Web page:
Luke: Some skis take a bit of time to get used to, especially when it comes to how they carve. But like the Rustler 10 and 11, I felt comfortable carving turns on the Rustler 9 on my first run. If I tipped it over on edge at all, its tips felt like they were eager to pull me into a turn. Once in a turn, the Rustler 9 offered pretty good edgehold on fairly soft groomers, though I’d want something with less rocker for those oh-so-fun days where all I’m doing is attempting to carve on sheets of ice.
One aspect of the Rustler 9 that I really like is how it is both very energetic and fairly damp through its midsection. Cranking out tight turns rewarded me with lots of energy coming out of a turn, but the middle of the ski still felt pretty strong and stable.
While it was a lot of fun to make small to medium-sized turns on the Rustler 9, it did exhibit a bit of hookiness when I tried to open up my turns. As a rough estimate, I’d say the ski started to feel a bit twitchy once I tried to make turns that were reaching GS size. Any turns smaller than that, and it felt great. But when I opened things up, it seemed as though the tips of the ski were gently (or in really big turns, not so gently) urging me to put the ski back on edge and slow things down. In less ambiguous terms, the edges of the Rustler 9’s tips seemed to catch on the snow at high speeds and nudged the front of the ski across the fall line in an attempt to get it back into a tighter turn.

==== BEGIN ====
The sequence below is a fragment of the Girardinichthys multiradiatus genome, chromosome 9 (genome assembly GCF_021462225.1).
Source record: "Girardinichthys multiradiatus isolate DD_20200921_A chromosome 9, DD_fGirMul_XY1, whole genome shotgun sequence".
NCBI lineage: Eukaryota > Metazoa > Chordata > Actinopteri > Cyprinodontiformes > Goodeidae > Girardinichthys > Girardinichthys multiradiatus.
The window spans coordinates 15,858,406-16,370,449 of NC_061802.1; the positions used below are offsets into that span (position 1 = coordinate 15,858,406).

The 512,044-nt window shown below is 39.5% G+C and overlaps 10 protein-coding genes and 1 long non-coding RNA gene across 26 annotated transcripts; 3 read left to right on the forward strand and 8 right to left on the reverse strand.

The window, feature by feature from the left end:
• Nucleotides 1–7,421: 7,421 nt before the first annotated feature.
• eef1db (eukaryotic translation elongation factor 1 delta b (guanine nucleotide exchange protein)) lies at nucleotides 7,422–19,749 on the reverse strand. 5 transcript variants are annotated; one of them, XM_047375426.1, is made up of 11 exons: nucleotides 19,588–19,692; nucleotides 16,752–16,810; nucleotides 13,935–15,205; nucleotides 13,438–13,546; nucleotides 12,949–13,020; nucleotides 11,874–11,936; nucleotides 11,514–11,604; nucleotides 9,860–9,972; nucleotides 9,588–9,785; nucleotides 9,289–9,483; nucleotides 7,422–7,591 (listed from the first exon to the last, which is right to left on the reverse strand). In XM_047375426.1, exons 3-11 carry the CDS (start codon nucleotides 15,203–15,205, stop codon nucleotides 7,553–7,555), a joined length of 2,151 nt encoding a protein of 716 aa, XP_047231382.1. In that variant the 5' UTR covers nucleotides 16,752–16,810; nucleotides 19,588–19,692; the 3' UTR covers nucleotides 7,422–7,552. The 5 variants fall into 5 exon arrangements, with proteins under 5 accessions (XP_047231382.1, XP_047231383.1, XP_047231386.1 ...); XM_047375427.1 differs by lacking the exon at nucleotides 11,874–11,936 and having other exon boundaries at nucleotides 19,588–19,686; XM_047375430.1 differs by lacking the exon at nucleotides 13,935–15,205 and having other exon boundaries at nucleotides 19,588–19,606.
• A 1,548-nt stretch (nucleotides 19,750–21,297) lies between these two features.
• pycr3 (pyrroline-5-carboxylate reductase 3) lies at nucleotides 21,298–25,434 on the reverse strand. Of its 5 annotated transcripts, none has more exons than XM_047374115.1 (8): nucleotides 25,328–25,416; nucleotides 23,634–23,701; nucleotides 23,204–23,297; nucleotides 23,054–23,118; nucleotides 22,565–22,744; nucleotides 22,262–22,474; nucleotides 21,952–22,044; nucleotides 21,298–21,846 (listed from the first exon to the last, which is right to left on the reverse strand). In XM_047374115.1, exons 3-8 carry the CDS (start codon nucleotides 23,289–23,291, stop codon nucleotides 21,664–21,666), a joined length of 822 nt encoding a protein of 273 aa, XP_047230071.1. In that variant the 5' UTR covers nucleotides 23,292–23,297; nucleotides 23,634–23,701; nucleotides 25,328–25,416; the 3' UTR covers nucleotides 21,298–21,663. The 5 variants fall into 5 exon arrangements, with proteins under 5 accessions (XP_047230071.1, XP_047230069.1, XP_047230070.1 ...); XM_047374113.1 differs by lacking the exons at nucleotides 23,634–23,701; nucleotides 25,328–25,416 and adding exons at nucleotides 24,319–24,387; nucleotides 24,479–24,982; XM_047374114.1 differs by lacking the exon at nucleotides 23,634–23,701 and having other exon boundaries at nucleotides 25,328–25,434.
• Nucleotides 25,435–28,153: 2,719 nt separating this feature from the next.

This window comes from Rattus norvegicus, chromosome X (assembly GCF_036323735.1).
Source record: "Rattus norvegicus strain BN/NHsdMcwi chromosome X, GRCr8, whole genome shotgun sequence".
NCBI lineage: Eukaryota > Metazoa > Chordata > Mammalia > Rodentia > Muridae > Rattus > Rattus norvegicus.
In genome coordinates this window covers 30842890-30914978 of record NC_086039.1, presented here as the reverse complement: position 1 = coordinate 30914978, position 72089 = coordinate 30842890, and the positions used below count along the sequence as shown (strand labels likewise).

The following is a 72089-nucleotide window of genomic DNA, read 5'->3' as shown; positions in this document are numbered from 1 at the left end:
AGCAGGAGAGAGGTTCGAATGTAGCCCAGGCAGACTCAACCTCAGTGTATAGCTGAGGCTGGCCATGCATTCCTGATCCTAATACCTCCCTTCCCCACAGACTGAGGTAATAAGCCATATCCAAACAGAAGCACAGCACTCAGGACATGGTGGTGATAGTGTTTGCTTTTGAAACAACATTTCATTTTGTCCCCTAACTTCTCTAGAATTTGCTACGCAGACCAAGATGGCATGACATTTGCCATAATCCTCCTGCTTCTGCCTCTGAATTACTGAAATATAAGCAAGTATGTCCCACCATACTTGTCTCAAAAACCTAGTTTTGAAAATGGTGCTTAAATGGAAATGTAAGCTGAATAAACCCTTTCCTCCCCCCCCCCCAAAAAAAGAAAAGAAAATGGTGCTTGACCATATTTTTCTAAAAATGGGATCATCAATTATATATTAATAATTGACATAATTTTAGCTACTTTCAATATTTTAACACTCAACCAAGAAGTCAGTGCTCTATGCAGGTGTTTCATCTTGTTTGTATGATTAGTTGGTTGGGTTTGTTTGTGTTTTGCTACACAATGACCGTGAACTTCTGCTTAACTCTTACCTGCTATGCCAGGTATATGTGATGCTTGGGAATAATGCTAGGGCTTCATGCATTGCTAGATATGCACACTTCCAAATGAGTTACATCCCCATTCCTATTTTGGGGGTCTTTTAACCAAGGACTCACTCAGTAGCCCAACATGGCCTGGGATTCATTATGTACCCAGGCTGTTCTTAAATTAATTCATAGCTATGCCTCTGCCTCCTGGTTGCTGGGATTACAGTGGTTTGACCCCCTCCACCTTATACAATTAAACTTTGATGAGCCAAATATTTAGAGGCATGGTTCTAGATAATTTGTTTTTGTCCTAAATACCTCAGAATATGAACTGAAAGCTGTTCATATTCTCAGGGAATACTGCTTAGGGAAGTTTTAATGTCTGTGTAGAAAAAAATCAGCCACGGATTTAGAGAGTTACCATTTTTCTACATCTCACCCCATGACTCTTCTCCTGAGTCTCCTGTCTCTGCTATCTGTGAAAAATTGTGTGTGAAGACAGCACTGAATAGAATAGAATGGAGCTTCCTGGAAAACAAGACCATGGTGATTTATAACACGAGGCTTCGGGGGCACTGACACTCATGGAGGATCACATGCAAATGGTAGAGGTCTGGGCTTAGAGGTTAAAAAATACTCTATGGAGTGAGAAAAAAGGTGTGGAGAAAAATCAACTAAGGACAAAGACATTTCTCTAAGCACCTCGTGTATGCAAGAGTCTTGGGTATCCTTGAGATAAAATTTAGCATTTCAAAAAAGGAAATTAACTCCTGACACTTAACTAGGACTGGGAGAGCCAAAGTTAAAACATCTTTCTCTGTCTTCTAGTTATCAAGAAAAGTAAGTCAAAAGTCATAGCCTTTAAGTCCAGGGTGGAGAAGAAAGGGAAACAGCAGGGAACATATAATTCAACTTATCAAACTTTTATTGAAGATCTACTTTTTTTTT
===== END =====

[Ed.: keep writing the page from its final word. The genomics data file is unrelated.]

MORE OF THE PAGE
So if you stick to moderate-sized turns — and particularly if you really enjoy cranking out smaller turns — the Rustler 9 is a lot of fun on groomers. But if you like to really mob down groomers with big, arcing turns, then you might want to consider another ski.
Sam: I pretty much agree with everything Luke says here. The only thing that I would like to add is a note on the top end / overall power of the Rustler 9 on groomers.